Mobile Computing Assessing Alternatives for Research Paper

Excerpt from Research Paper :

It is the most ambitious option yet also the greatest in terms of retaining and gaining customers over time. It would literally include integrating supply chain, pricing, manufacturing, logistics, field service and customer service all together into an enterprise platform. In effect a Service oriented Architecture (SOA) with integration to Cloud Computing services and platforms (Birch, 37) would need to be completed. This would also rely on real-time data from manufacturing and distribution through RFID systems integration which would in effect many the entire company customer-centric and demand-driven (Wang, Chen, Xie, 2512, 2513).


Clearly the option of doing nothing is not acceptable as Web 2.0 technologies, the catalyst behind social networks, combined with Web Services and streamlined XML messaging, are revolutionizing the use of mobile computing platforms. To do nothing is invite customer churn given how quickly customer preferences are changing for using mobile computing channels to communicate with, learn from and converse with companies of interest (Bernoff, Li,

The most reasonable alternative is to complete a pilot mobile computing platform that includes Web Services integrated to CRM legacy systems and applications. This pilot will also be 90 days in scope, be defined a series of AJAX-based Web Services optimized to run as efficiently as possible over XML networks compatible with mobile computing platforms. The processes that will be streamlined include customer service, order status, online ordering, integration to customer pricing and ordering data, and the option of cross-shopping on a mobile device across two or more channels at once. In addition, all customer-specific data will be available and the Web Service will run on the AJAX programming language.

An essential part of this pilot will be to benchmark the time it takes to complete each of the processes mentioned, and also the customers' satisfaction levels with how they complete those processes today. These two sets of data points including time savings from process improvement and aggregate increase in customer satisfaction ratings, will be used to determine if the pilot is successful or not. An additional aspect of the pilot will include competitive analysis and benchmarking, including an assessment of compatibility by the top three competitors;' Web Services applications on mobile platforms. Competitive benchmarking will be completed on a purely XML-based network, one that is purely based on the Internet networking standard TCP/IP and also one purely configured for HTTP protocol. Testing across all three of these protocols will also replicate what customers will experience depending on the mobile platform they are also running on.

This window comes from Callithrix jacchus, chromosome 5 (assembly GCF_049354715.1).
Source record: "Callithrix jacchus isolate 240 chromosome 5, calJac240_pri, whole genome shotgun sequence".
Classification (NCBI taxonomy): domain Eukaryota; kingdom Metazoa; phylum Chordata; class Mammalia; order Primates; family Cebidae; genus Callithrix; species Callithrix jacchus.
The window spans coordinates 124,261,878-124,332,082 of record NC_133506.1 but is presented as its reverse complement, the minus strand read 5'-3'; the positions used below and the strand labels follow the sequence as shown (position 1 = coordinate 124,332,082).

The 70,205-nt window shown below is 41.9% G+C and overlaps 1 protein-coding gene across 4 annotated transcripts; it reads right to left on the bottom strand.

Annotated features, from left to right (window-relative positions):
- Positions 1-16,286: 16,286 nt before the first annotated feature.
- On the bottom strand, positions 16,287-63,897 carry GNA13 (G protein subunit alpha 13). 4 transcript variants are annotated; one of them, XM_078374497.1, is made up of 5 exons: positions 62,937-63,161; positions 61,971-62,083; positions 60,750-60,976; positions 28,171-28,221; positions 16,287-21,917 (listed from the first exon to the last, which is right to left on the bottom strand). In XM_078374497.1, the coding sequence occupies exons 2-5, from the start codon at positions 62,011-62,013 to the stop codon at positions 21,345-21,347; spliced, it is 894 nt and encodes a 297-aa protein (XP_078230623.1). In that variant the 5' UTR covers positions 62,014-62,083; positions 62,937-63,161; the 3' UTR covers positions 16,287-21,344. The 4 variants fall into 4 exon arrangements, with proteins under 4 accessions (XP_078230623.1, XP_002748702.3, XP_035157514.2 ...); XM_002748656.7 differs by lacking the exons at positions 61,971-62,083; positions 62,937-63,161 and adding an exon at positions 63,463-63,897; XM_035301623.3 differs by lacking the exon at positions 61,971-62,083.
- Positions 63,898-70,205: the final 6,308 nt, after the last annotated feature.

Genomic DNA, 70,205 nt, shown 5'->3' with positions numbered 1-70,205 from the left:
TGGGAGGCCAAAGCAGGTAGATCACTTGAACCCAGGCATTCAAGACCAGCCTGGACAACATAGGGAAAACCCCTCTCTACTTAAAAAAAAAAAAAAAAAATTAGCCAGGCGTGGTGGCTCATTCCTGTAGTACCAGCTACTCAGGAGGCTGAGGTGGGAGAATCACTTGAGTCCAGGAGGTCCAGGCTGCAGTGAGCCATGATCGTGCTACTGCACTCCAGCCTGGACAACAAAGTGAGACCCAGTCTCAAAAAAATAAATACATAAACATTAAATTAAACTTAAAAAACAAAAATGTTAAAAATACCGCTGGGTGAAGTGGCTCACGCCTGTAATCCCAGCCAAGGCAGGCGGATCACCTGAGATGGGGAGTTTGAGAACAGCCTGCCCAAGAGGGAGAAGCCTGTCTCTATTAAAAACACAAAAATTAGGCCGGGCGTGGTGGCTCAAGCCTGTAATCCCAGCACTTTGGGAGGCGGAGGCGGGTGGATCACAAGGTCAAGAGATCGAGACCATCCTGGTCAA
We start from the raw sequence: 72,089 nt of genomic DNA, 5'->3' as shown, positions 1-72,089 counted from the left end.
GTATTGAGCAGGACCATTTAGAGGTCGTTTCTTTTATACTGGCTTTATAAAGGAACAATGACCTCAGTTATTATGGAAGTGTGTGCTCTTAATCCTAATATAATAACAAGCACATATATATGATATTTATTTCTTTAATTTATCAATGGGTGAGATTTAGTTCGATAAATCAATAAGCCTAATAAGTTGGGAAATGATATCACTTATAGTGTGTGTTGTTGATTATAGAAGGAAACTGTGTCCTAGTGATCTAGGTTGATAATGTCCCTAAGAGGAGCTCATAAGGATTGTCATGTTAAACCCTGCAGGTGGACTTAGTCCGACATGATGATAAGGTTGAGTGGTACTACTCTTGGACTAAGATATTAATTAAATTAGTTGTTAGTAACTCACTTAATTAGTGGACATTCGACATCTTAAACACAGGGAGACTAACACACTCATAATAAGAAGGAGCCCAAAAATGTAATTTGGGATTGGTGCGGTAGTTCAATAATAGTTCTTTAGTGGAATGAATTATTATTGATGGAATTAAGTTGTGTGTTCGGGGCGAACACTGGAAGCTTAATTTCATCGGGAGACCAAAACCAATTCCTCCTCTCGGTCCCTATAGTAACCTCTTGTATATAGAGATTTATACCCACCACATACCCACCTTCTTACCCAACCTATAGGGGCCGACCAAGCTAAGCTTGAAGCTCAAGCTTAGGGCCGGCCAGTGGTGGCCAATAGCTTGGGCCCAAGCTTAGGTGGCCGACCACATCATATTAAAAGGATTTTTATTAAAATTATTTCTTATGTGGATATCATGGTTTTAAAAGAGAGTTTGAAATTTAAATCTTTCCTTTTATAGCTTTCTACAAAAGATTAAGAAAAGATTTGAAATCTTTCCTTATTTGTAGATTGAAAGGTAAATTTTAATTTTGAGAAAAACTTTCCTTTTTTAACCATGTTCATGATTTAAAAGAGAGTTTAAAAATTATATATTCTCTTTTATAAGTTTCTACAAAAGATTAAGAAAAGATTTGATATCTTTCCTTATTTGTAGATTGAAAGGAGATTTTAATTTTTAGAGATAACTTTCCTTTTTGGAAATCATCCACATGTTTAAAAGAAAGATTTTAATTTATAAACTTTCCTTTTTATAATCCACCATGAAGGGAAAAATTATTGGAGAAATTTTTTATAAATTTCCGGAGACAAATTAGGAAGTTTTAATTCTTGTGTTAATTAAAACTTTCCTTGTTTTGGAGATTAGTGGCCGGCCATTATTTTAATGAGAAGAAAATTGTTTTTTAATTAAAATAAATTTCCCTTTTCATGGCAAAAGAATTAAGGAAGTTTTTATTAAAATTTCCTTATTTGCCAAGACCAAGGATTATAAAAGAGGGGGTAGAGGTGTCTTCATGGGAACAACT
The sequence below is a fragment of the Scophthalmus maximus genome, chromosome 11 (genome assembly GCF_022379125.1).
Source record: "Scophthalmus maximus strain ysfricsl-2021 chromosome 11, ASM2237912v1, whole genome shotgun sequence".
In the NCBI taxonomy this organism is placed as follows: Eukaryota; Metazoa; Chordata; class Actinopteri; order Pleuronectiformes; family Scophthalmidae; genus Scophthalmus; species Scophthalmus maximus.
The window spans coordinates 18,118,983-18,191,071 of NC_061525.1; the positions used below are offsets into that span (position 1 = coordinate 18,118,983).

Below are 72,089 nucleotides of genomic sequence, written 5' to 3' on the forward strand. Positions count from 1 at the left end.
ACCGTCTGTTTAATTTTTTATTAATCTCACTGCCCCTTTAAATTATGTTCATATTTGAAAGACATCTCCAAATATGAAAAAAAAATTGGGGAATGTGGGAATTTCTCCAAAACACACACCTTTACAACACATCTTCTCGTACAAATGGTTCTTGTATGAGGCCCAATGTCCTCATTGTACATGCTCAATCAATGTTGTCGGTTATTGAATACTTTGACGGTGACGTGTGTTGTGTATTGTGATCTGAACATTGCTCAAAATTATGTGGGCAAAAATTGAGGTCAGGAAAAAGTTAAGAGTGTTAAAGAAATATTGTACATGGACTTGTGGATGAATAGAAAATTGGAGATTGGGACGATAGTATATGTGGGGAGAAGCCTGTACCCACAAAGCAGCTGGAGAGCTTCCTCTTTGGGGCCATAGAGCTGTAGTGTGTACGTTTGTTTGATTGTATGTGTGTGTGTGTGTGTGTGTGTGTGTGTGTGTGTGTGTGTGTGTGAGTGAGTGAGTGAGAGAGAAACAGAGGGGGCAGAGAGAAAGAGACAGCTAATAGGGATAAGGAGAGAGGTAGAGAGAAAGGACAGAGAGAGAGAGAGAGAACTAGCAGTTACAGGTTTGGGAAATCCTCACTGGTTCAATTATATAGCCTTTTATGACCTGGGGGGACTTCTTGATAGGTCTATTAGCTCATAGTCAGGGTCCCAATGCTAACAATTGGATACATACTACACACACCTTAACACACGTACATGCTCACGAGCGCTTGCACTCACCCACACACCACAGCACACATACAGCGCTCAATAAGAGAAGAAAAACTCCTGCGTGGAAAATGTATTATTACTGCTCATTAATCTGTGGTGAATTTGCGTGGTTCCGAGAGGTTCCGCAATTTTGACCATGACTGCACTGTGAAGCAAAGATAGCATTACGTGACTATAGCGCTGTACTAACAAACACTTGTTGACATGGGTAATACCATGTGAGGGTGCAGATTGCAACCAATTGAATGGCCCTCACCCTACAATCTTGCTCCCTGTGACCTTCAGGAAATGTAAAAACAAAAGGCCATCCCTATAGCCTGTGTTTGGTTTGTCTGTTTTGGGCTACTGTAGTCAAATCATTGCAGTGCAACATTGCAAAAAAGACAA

In addition to these compatibility tests there will be extensive usability tests completed in conjunction with specific audiences of customers. These usability tests will seek to gain input on customers' attitudes, preferences, unmet needs, questions about navigation and ease of use. All the insights gained from this analysis will also be included in a Web Services introduction plan that will be sued to complete the pilot and prepare for the full launch of the mobile applications.


Bernoff, J., and C. Li. "Harnessing the Power of the Oh-So-Social Web. " MIT Sloan Management Review 49.3 (2008): 36-42.

(see attachment for this reference)

Birch, D. "The future - mobile channel and clouds. " Financial World 1 Dec. 2009

The future - mobile channel and clouds

David Birch. Financial World. Canterbury: Dec 2009/Jan 2010. pg. 37

Abstract (Summary)

The last decade saw great change in financial services technology. Online access is now the norm. There is reason to expect more change in the next decade; there are three main technological pressures for this onward march. First, the role of mobile phones as the central channel for distributing financial services is assured. A second pressure comes from "the cloud." Third, the combination of mobile phones as access devices and the cloud as service platform means there has to be a revolution in the technology of identification and authentication.





Indexing (document details)

Document types:



The dotcom bubble - 10 years on Publication title:

Financial World. Canterbury: Dec 2009/Jan 2010. pg. 37

Source type:


Brintrup, A., D. Ranasinghe, and D. McFarlane. "RFID opportunity analysis for leaner manufacturing. " International Journal of Production Research 48.9 (2010): 2745.

RFID opportunity analysis for leaner manufacturing

Alexandra Brintrup, Damith Ranasinghe, Duncan McFarlane. International Journal of Production Research. London: 2010. Vol. 48, Iss. 9; pg. 2745

Abstract (Summary)

Although RFID is seen by many as a revolutionary enabler of automated data capture, confusion still remains as to how manufacturing organisations can identify cost-effective opportunities for its use. Managers view promotional business case estimates as unjustified, simulation based analysis and analytical models as secondary modes of analysis, and case studies are scarce. Further, there is a lack of simple tools to understand how RFID can help to achieve a leaner manufacturing environment, after the use of which practitioners can be routed

Cite This Research Paper:

"Mobile Computing Assessing Alternatives For" (2010, April 12) Retrieved December 17, 2017, from

"Mobile Computing Assessing Alternatives For" 12 April 2010. Web.17 December. 2017. <>

"Mobile Computing Assessing Alternatives For", 12 April 2010, Accessed.17 December. 2017,